hen my husband Giulio and I moved into our Manciano apartment, our first as a married couple, we faced immediate drawbacks. The Tuscan flat belonged to his grandparents. It had been uninhabited for almost a decade after his grandmother died (of natural causes) in what is now our living room. We had it renovated and I got my 15-minutes of fame in a House Hunters International episode I once wrote about. I think back to those days every time I glimpse at the ridiculous collection of six-foot-tall bay leaves the producers left me and occasional emails from strangers watching reruns.
But as annoying as it is to hear your mother-in-law remark on how she was born in your master bedroom and can’t get (horrible) memories of the place out of her head, the apartment has been great.
Until Davide moved in.
In the wild years of urban planning, circa 1965, you could build whatever the hell you wanted wherever the hell you wanted. That included a one-bedroom apartment on the landing between the two flights of exterior stairs. In this case, the stairs lead to my home. The builder of the shoebox flat lost it to a resident octogenarian in a poker game.
That octogenarian recently found a sucker with two dogs willing to rent the place for €200 a month. Now all of us are stuck with Davide.
All of us includes poor senile Adelina, the shrewish senior who once drove her mint green Fiat 600 onto our steps, smashing her brake lights.
When Davide first moved in, stealing our only parking space, Adelina tried to re-establish order by telling him her electricity bills were higher than his, entitling her green Fiat to displace his white van. Havoc followed.
Davide countered by screaming that she knew nothing about his electricity bills. Amid this warfare, Giulio and I slunk away to the safety of our home because arguing with people who equate electric bills with parking rights is unwise. We are also the very personification of cowardice.
Ten months later, Davide still parks in the “electric bill” space, while we duke it out for a spot on the main road. Adelina, meanwhile, has taken to illegally parking in front of the trash bins, where she can leave her car untouched for weeks at a time.
In recent months Davide has been forced to keep his living room window open. This I understand. A human and two furry white dogs stuck in the same small space for eight hours daily in 40C heat require at least an open window.
But since our terrace is higher than his, I can see everything, a fact that apparently eludes him since he insists on wearing only underwear.
Davide is in his 50s, I think, though I’ve never really had a conversation with him. He did yell at me one Sunday afternoon. I was being too loud and he wanted to sleep. He finished off the tirade by lewdly offering to take me to the beach (since my husband never did). He followed that up by ogling me while I was painting my patio (#MeToo hasn’t made its way to Manciano yet and probably never will).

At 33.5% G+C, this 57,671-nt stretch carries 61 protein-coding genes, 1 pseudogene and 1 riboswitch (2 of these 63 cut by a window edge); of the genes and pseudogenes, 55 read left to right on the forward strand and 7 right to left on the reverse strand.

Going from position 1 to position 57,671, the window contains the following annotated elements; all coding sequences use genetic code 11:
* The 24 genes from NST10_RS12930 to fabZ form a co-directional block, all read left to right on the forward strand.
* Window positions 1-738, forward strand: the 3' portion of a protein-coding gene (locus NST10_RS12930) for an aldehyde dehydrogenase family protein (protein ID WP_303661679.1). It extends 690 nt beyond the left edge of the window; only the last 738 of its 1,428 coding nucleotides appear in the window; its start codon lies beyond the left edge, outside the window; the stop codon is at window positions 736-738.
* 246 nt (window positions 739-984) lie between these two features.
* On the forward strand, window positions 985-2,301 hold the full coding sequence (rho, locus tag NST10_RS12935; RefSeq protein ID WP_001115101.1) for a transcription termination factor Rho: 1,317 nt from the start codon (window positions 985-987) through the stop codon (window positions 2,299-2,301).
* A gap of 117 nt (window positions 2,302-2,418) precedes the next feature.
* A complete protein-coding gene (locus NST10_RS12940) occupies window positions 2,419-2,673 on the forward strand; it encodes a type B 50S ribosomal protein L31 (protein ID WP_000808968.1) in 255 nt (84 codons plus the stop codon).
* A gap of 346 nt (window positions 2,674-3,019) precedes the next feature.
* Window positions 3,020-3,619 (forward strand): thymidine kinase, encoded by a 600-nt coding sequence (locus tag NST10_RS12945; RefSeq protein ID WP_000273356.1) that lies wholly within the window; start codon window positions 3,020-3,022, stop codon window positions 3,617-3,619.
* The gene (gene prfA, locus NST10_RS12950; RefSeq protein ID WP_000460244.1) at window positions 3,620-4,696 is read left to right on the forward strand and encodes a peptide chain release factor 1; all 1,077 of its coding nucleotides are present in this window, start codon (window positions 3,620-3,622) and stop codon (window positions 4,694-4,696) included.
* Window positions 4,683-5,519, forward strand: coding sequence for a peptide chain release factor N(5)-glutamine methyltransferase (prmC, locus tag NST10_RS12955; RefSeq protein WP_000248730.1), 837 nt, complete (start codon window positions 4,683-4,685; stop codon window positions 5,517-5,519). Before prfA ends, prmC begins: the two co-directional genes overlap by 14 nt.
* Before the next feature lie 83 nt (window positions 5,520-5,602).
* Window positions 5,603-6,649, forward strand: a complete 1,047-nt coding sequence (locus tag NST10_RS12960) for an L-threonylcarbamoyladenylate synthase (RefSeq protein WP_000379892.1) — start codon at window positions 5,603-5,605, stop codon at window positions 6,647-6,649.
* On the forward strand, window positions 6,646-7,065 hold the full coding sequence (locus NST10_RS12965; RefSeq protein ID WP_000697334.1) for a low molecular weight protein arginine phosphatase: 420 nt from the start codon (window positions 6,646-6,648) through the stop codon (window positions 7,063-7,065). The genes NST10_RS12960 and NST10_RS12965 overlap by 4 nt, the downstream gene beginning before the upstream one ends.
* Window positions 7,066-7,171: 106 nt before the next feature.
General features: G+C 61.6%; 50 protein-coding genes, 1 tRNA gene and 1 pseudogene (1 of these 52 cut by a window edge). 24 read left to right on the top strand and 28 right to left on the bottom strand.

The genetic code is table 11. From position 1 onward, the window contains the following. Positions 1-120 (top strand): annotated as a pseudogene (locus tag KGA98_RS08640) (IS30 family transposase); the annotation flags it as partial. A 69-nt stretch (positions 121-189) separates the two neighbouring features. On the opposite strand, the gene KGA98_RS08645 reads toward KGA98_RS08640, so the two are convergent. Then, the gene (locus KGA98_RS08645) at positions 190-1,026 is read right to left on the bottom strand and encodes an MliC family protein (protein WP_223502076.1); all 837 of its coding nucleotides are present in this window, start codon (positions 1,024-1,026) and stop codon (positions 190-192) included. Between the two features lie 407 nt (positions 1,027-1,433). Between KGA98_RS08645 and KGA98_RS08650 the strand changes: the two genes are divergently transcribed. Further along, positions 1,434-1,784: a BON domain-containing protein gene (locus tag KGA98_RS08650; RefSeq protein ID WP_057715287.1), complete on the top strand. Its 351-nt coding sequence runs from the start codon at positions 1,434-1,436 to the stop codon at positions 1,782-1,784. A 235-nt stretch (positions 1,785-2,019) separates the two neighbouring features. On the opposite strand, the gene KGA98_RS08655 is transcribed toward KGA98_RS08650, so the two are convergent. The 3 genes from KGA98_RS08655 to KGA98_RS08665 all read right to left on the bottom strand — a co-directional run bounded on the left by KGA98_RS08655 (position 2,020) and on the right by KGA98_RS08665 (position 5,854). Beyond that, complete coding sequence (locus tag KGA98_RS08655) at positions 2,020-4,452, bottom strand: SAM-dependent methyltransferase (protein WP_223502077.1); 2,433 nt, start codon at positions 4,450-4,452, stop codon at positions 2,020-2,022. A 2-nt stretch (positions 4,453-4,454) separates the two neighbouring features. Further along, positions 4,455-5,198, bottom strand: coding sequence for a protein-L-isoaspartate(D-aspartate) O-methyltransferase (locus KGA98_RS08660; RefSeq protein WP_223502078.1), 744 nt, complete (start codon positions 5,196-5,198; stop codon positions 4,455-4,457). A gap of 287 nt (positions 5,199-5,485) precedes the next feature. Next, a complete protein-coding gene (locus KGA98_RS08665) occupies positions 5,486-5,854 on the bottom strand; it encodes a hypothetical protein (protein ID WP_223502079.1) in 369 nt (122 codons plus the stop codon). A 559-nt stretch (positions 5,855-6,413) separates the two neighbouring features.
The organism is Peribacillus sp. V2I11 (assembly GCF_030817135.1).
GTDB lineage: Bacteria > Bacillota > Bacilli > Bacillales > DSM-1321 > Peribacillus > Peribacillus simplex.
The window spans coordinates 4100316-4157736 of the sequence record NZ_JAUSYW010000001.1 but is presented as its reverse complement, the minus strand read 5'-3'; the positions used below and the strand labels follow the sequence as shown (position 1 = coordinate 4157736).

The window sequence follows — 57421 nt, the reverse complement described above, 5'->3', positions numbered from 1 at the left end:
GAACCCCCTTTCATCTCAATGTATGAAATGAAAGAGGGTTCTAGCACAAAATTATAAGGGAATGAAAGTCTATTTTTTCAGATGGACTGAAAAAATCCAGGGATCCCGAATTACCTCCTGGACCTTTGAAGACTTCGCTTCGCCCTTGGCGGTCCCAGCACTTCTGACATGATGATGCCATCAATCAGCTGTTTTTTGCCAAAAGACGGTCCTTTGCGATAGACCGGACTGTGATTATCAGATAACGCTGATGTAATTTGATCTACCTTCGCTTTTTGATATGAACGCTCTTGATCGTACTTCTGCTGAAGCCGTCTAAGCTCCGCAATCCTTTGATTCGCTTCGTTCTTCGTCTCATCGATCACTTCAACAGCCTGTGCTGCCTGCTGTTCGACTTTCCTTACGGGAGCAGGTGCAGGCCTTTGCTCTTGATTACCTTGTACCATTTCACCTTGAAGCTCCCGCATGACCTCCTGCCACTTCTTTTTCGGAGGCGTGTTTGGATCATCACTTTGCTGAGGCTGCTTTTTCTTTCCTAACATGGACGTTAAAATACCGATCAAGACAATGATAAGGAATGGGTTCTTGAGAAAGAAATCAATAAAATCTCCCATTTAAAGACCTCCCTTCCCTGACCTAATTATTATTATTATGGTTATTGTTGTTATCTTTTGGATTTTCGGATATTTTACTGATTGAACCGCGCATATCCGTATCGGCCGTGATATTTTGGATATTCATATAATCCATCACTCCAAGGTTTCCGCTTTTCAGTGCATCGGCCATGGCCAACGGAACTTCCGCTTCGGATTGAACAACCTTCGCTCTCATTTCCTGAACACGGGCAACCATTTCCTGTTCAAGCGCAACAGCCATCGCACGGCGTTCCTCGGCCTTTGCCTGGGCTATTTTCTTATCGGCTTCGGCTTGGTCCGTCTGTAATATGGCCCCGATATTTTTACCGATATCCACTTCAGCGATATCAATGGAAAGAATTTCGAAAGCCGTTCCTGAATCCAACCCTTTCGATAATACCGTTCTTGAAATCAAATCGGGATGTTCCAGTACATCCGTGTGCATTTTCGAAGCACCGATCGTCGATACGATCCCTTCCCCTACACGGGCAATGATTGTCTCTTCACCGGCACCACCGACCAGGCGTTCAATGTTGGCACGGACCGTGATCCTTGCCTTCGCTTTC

Davide also has a wife who worked at the Coop. When they split up, they also split the dogs. According to another neighbor, he’s from northern Italy, a comment intended to explain why he’s so annoying.
He watches us every day when we come home from work. Hail or shine, winter or summer, he keeps his peering vigil from the window. He looks but never says a word. He just stares. He returns to watching television only when he’s satisfied that it’s us, not alien body snatchers.
Once, he told us to stop standing outside. We were distracting him and he wanted to watch the start of a Formula 1 race. Giulio told him the race had ended hours ago, but he just repeated his request.
Though Davide is possibly the saddest person I know, I don’t want to befriend him or make his life any better. This is a man who leers at me when Giulio is out of ear shot.
He’s the worst kind of personal crystal ball, a glimpse into my future if things with Giulio don’t work out.
I recently read that the average Italian marriage lasts 17 years. I was surprised. I thought Giulio and I had weathered the seven-year hump and were now set for infinity. I didn’t realize we still had a decade to go.
But at least I finally know why our town has so many middle-aged divorced men. Many are like Davide: too old, too shy, or too tired to find someone new. They’re financially ruined by the divorce or child support and in shock at having to survive on an odd plumbing job. Outsiders who married a local but never managed, like me, to break through the fierce barriers of this tightly knit community—they’re stuck in friendless fringes.
Davide has never had a visitor. His phone never rings. He goes weeks without speaking to anyone but his canine roommates. I know. I can hear everything, from the 5 a.m. news program on to the afternoon movies to reruns of “Walker Texas Ranger.”
People say he’s weird. But then again, people say I’m weird. And so I like him even less. In fact, I despise him. Why? Because I know how easily it would be for me to become him.
I only hope I have the good grace to do as Adelina, also divorced, has done, and fitfully and satisfyingly lose my mind first.